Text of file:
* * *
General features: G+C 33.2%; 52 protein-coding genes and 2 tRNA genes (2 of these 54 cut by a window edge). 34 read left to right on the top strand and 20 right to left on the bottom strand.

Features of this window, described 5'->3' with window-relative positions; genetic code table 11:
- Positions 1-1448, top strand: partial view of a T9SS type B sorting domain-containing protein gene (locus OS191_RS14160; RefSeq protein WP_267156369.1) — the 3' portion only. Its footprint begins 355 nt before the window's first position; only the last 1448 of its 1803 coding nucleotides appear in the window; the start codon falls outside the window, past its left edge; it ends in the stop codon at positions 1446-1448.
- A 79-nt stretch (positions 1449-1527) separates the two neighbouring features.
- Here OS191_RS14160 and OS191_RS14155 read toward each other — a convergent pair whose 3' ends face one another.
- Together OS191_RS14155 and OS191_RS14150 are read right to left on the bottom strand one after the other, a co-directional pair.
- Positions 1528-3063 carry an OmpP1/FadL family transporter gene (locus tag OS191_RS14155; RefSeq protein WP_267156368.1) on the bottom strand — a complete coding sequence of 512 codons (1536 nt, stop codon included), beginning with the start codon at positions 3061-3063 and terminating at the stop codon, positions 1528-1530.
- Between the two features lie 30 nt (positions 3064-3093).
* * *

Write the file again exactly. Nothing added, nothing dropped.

General features: G+C 33.2%; 52 protein-coding genes and 2 tRNA genes (2 of these 54 cut by a window edge). 34 read left to right on the top strand and 20 right to left on the bottom strand.

Features of this window, described 5'->3' with window-relative positions; genetic code table 11:
- Positions 1-1448, top strand: partial view of a T9SS type B sorting domain-containing protein gene (locus OS191_RS14160; RefSeq protein WP_267156369.1) — the 3' portion only. Its footprint begins 355 nt before the window's first position; only the last 1448 of its 1803 coding nucleotides appear in the window; the start codon falls outside the window, past its left edge; it ends in the stop codon at positions 1446-1448.
- A 79-nt stretch (positions 1449-1527) separates the two neighbouring features.
- Here OS191_RS14160 and OS191_RS14155 read toward each other — a convergent pair whose 3' ends face one another.
- Together OS191_RS14155 and OS191_RS14150 are read right to left on the bottom strand one after the other, a co-directional pair.
- Positions 1528-3063 carry an OmpP1/FadL family transporter gene (locus tag OS191_RS14155; RefSeq protein WP_267156368.1) on the bottom strand — a complete coding sequence of 512 codons (1536 nt, stop codon included), beginning with the start codon at positions 3061-3063 and terminating at the stop codon, positions 1528-1530.
- Between the two features lie 30 nt (positions 3064-3093).